Letters of Intent
By Alexis Brudnicki
Trevor Lofstrom got his first taste of the big stage at Tournament 12 last week.
The 6-foot-3, 200-pound outfielder and first baseman from West Kelowna, B.C. earned his chance to step onto the field at Rogers Centre during the second-annual Toronto Blue Jays-hosted event, and he made a name for himself in a big way.
“I’ve done really well,” Lofstrom said. “I played well defensively and then I’ve hit pretty well too…It meant a lot just to get invited, that someone is watching me and someone thinks I’m worth the time to come here and play, so I think I made the most of it.”
Over his team’s seven games, including the championship matchup against Quebec, the west coaster left an impression on all those in attendance, going 7-for-15 with two doubles, a triple, three walks, three runs scored, and seven RBIs to pace his squad, including two game-changing hits.
“Trevor has some of the best power projection from out west,” an American League scout said. “There is no question that he has upside with the bat, but I was impressed with the job he did in left field for a guy of his size.”
In his last year of high school, Lofstrom’s appearance at Tournament 12 – an event supported by the Blue Jays Baseball Academy and Hall of Fame second baseman Roberto Alomar – was his first for B.C. and quickly turned into one of the best experiences he’s had in his life.
“I didn’t get to be here last year,” the 17-year-old said. “It’s absolutely awesome. Robbie Alomar is putting on a great thing. It’s unreal. You get to see some college guys and you get to face really great pitching…and playing at Rogers Centre is the best part. It’s like a dream come true. They’re my favourite team, and then I get to play here on the turf.”
The playing surface is the same as the one Lofstrom’s older brother Morgan took to just two summers ago with Team Canada before being selected in the 20th round of the 2013 draft by Canadian scout Bill Byckowski of the Cincinnati Reds.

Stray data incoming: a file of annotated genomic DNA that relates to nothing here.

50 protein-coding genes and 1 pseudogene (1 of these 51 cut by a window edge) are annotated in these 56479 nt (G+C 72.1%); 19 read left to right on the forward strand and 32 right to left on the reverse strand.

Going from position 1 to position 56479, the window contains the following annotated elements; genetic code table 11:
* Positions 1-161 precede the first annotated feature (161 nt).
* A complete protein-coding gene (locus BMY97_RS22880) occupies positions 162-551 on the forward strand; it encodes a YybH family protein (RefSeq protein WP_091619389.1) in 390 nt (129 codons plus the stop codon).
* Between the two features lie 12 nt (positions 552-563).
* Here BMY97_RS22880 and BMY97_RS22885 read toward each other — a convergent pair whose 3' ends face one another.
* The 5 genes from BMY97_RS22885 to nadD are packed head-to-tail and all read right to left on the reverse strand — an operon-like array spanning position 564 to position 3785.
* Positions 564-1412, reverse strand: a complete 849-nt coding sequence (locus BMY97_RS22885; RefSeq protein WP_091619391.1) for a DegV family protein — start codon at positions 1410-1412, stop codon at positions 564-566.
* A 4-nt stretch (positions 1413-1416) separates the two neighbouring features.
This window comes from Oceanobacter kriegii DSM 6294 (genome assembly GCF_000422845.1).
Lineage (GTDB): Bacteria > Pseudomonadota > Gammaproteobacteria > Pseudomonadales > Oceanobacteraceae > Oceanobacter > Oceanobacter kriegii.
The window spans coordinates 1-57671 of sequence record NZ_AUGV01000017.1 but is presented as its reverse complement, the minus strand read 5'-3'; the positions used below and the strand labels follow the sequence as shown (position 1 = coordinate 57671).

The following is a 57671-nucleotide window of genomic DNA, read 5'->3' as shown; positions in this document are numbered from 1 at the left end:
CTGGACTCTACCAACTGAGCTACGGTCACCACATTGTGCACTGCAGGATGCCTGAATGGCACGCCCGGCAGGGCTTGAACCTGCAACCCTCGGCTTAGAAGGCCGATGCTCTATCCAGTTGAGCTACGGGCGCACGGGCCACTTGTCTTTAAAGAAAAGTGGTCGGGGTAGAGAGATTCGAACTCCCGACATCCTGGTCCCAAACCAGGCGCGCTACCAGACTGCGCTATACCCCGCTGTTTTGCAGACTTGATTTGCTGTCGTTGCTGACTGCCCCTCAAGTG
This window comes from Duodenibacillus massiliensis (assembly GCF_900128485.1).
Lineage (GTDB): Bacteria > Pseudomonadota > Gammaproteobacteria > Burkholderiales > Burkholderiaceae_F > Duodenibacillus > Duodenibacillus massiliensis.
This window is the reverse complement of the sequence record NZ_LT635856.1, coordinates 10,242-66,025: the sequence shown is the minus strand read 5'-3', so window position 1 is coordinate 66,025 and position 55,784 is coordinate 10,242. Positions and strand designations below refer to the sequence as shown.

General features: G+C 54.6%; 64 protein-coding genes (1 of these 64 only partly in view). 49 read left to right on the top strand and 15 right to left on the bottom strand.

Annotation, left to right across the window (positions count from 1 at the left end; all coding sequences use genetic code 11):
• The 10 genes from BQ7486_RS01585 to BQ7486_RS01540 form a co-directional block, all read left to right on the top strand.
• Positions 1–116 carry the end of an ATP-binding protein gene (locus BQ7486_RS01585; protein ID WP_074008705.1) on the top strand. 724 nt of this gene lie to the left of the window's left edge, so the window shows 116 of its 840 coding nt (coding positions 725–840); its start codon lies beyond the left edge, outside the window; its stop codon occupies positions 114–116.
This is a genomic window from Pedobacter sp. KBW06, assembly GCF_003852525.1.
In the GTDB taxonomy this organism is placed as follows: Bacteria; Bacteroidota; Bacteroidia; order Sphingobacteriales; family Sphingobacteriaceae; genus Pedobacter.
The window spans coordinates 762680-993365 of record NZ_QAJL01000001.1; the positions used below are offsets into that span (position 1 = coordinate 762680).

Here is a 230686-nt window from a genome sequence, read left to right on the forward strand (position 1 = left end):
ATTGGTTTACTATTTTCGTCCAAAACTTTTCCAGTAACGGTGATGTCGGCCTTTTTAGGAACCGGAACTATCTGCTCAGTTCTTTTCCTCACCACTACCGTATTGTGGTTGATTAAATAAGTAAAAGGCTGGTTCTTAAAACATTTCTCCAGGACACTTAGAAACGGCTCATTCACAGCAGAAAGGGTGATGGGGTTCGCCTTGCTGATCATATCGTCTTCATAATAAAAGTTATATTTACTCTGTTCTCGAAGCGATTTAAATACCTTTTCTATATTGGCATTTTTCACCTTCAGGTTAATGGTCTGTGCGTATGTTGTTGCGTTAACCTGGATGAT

“Morgan played here with the Junior National Team,” Lofstrom said. “He came here for the Toronto trip for Canada Day two years ago and was on the [base line] for the anthems before he was drafted in 2013 and signed a 2014 contract with the Reds.”
After seeing what his brother has accomplished and the tour he took with Canada’s young team, wearing the red-and-white jersey has become the main goal for Trevor as he starts to think about the possibilities of professional baseball and post-secondary education.
“Absolutely,” Lofstrom said. “He told me every trip was amazing. It’s been nice to watch him and see what he’s gone through and how he’s done, and the struggles he’s gone through. He struggled on the last trip, but every other trip he played well so it’s just good to see the experience and what he went through.”
Morgan’s last trip as a junior was to a pre-world tournament in Australia before the final roster went to the championships in Taiwan. The elder Lofstrom brother didn’t make the last cut and has had some early struggles in his first season of pro ball as well.
The 18-year-old catcher got into 24 games in the Arizona League this summer after an early injury, and hit .215/.244/.266 with four doubles, five RBI and four runs scored over that span. It’s been a learning experience for both Lofstrom siblings.
“It’s hard,” Trevor said of what Morgan told him. “There are a lot of guys and a lot of Dominican players and players from around the world. It’s not just North Americans now. It’s hard work and he didn’t have the greatest season. So he’s got a lot of work to do now and it’s hard.”
Despite all he’s accomplished, Morgan was a little envious of the experience his brother earned over his week in Toronto, and Trevor was happy to be able to make a name for himself on the big-league field.
“I’d like to say I’m putting my name on the map, but obviously he’s helped me,” Trevor said of Morgan. “I wouldn’t want him to pave the way for me, but he’s been on this field before and he’s had quite a few trips all over the world. He’s pretty jealous of Tournament 12 though, and jealous that he missed the first year of the tournament.”
– Follow Alexis Brudnicki on Twitter @baseballexis